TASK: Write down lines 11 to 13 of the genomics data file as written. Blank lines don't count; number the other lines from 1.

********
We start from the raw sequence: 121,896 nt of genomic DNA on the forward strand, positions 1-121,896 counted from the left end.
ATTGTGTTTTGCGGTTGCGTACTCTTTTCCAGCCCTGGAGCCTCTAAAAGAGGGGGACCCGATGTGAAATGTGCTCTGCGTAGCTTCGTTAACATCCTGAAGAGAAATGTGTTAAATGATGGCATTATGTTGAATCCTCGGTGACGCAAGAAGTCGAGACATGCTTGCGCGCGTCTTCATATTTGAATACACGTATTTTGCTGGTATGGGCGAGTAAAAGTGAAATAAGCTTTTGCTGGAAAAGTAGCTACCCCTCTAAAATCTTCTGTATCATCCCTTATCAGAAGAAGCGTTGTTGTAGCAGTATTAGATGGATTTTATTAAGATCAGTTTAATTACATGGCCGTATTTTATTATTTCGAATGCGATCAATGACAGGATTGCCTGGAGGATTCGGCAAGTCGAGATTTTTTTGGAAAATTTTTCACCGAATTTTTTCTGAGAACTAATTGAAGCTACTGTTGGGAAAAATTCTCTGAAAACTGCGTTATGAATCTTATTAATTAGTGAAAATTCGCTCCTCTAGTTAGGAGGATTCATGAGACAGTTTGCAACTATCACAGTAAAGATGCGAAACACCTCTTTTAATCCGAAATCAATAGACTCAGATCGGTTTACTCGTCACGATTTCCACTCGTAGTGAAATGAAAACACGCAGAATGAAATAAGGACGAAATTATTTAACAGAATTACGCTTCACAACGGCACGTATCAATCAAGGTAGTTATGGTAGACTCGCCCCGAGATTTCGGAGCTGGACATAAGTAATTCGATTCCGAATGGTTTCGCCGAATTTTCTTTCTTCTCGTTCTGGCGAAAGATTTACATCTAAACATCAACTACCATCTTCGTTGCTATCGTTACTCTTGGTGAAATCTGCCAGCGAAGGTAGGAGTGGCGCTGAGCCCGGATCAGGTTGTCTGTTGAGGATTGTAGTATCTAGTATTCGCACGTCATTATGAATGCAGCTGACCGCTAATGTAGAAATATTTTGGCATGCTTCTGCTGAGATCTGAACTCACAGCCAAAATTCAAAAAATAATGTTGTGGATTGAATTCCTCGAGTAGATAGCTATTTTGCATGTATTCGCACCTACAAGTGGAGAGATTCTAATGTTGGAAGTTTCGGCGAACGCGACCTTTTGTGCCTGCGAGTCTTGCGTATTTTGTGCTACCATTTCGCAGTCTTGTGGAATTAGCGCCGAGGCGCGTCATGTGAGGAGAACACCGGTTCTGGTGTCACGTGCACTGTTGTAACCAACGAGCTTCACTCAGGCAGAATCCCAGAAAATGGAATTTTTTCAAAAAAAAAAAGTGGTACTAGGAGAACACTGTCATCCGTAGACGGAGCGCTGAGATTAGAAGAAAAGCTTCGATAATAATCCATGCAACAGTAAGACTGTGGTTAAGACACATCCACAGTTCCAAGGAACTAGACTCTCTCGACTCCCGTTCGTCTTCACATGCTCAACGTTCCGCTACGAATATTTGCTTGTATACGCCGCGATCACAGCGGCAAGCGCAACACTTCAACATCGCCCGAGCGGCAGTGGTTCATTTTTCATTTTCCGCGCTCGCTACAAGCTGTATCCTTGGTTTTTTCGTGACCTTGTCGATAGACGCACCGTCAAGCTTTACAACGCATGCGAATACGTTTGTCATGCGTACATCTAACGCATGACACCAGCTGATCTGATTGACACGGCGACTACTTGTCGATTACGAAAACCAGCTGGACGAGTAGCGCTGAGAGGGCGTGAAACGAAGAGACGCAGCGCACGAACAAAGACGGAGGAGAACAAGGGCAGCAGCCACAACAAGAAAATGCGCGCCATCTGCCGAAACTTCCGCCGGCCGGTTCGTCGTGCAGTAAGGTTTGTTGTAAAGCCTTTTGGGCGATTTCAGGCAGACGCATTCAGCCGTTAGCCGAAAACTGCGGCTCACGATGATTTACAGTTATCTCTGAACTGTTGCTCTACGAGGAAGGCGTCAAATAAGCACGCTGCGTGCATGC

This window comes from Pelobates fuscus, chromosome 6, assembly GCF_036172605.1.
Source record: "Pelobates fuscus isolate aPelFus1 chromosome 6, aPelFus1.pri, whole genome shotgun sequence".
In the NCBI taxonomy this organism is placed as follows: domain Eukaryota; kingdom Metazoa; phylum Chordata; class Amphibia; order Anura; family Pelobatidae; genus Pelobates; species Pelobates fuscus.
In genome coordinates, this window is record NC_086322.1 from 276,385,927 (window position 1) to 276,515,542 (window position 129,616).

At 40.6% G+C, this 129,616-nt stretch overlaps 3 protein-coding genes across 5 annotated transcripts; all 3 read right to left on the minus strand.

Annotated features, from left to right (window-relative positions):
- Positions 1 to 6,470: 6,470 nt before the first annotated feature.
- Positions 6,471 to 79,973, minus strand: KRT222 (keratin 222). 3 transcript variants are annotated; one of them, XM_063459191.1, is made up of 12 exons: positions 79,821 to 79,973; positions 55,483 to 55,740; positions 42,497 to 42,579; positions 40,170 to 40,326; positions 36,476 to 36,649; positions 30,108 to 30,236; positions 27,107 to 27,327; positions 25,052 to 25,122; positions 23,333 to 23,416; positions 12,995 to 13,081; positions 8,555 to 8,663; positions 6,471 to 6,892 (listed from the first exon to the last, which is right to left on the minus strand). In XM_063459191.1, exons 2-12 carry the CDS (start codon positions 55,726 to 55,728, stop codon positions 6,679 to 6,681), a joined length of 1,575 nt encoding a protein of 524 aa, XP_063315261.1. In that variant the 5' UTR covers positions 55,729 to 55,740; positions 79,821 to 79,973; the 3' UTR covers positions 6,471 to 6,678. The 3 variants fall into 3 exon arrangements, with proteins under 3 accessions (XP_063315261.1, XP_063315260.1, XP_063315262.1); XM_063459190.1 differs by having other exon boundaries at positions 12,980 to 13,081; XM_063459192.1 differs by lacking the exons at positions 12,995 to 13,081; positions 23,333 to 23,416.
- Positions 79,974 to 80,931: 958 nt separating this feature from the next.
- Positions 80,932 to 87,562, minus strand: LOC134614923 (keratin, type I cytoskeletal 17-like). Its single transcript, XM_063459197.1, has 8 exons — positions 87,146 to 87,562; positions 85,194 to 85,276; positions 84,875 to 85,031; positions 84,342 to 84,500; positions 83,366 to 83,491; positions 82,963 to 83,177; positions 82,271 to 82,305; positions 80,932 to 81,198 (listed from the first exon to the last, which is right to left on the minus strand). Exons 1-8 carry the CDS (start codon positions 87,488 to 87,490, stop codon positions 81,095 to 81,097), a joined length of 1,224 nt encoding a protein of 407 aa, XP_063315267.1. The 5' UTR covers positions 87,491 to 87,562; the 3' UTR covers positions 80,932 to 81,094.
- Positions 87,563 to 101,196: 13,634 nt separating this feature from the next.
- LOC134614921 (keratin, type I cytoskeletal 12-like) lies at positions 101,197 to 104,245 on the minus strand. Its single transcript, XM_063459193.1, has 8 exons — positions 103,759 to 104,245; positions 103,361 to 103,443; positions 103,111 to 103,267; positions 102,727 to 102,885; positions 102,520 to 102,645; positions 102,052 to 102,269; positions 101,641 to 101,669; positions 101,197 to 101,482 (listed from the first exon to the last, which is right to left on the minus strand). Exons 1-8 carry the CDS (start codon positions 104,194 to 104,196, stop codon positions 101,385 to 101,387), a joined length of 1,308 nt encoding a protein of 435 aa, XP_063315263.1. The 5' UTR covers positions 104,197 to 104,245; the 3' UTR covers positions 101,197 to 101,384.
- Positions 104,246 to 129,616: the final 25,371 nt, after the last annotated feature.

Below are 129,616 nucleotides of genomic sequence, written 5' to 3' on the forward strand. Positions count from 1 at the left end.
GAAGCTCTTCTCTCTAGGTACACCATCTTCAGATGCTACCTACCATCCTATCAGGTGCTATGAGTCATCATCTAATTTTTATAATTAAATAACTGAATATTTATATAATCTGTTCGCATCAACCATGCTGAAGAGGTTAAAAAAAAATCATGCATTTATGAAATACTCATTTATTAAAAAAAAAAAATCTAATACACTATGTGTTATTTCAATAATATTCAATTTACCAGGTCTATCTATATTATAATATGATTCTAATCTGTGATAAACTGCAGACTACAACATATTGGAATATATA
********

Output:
- Positions 79,974 to 80,931: 958 nt separating this feature from the next.
- Positions 80,932 to 87,562, minus strand: LOC134614923 (keratin, type I cytoskeletal 17-like). Its single transcript, XM_063459197.1, has 8 exons — positions 87,146 to 87,562; positions 85,194 to 85,276; positions 84,875 to 85,031; positions 84,342 to 84,500; positions 83,366 to 83,491; positions 82,963 to 83,177; positions 82,271 to 82,305; positions 80,932 to 81,198 (listed from the first exon to the last, which is right to left on the minus strand). Exons 1-8 carry the CDS (start codon positions 87,488 to 87,490, stop codon positions 81,095 to 81,097), a joined length of 1,224 nt encoding a protein of 407 aa, XP_063315267.1. The 5' UTR covers positions 87,491 to 87,562; the 3' UTR covers positions 80,932 to 81,094.
- Positions 87,563 to 101,196: 13,634 nt separating this feature from the next.